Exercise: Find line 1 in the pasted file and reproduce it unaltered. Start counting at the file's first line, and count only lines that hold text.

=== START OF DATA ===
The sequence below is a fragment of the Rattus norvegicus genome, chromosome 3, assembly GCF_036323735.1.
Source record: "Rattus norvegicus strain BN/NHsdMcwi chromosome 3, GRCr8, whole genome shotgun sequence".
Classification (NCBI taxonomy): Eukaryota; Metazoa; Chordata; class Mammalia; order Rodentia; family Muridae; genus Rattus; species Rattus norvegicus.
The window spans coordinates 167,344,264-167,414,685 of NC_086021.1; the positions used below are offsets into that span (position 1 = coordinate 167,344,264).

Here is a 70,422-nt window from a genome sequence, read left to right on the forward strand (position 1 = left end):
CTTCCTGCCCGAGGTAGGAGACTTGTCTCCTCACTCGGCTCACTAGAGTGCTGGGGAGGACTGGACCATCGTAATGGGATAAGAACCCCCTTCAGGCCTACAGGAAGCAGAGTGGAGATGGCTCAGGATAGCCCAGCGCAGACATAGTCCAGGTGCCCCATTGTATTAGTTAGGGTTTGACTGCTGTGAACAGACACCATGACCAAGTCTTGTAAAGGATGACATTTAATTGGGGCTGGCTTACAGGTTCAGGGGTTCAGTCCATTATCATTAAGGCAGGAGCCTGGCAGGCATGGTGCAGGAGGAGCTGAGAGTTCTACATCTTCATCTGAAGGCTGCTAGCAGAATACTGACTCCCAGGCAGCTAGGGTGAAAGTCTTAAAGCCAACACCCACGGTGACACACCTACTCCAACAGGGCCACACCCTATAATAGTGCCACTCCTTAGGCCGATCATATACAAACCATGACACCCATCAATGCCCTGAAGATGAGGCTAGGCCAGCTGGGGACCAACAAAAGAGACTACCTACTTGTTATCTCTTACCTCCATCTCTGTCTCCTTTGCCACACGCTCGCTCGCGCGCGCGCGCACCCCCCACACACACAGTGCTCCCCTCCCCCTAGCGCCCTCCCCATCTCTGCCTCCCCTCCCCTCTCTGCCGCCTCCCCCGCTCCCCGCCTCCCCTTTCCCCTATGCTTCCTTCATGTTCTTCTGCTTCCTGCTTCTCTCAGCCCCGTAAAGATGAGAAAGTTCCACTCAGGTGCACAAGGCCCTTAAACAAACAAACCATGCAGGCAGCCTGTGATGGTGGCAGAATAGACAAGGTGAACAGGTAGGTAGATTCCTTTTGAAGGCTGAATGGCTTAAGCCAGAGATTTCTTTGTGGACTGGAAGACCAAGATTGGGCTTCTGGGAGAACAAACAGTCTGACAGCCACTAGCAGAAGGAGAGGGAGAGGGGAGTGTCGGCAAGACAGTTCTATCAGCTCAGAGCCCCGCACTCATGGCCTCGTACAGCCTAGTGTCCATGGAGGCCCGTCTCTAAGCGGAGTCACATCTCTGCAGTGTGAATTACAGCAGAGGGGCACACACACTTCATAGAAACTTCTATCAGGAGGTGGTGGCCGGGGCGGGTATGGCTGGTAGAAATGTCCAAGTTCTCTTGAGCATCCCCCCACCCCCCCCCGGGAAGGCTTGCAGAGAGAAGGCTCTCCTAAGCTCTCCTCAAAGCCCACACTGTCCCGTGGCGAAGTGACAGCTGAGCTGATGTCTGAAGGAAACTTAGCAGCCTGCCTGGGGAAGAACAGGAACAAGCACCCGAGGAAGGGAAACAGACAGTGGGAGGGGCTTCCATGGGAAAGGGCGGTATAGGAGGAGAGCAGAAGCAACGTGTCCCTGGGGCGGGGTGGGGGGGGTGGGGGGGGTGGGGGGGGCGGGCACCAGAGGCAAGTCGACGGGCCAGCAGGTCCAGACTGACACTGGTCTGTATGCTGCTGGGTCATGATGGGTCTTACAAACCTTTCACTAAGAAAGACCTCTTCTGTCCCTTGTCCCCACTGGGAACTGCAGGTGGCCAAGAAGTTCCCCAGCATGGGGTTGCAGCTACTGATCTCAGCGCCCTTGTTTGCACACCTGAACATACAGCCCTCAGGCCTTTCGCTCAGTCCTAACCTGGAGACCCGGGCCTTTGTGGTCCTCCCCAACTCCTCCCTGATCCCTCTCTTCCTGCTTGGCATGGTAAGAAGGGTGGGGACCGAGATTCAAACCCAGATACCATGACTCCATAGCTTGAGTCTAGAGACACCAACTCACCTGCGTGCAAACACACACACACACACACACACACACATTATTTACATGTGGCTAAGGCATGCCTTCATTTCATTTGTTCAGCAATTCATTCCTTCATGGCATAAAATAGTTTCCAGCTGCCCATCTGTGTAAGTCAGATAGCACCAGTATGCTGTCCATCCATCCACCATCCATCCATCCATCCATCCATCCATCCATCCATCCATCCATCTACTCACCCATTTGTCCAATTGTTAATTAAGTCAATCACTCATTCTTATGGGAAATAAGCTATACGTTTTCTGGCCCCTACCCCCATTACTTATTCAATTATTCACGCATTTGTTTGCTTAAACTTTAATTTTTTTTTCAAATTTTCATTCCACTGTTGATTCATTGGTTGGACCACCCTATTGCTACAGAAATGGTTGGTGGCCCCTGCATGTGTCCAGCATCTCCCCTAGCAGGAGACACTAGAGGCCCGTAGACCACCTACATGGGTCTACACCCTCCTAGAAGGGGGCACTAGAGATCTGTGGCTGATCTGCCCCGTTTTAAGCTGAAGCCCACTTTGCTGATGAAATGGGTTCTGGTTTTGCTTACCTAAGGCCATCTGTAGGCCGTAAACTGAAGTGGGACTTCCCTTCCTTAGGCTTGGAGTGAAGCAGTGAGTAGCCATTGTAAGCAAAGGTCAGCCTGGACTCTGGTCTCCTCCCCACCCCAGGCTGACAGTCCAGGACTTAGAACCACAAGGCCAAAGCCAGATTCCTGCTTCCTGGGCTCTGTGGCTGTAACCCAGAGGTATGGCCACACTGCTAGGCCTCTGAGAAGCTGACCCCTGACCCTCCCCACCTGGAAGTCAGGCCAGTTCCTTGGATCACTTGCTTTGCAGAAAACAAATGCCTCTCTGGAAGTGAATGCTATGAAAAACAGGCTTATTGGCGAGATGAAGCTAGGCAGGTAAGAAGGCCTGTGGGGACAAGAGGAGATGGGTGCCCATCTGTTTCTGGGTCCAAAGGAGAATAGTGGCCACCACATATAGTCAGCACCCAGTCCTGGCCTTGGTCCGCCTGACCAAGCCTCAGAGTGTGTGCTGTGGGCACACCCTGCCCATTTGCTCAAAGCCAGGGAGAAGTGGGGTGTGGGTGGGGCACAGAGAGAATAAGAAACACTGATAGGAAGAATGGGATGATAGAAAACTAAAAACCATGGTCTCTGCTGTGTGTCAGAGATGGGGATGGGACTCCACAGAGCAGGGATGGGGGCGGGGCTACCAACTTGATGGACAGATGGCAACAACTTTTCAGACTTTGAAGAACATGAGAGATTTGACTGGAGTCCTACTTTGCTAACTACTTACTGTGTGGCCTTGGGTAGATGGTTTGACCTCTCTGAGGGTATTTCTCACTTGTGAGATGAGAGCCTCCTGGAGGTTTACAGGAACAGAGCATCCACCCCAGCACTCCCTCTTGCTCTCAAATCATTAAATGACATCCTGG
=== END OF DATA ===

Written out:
The sequence below is a fragment of the Rattus norvegicus genome, chromosome 3, assembly GCF_036323735.1.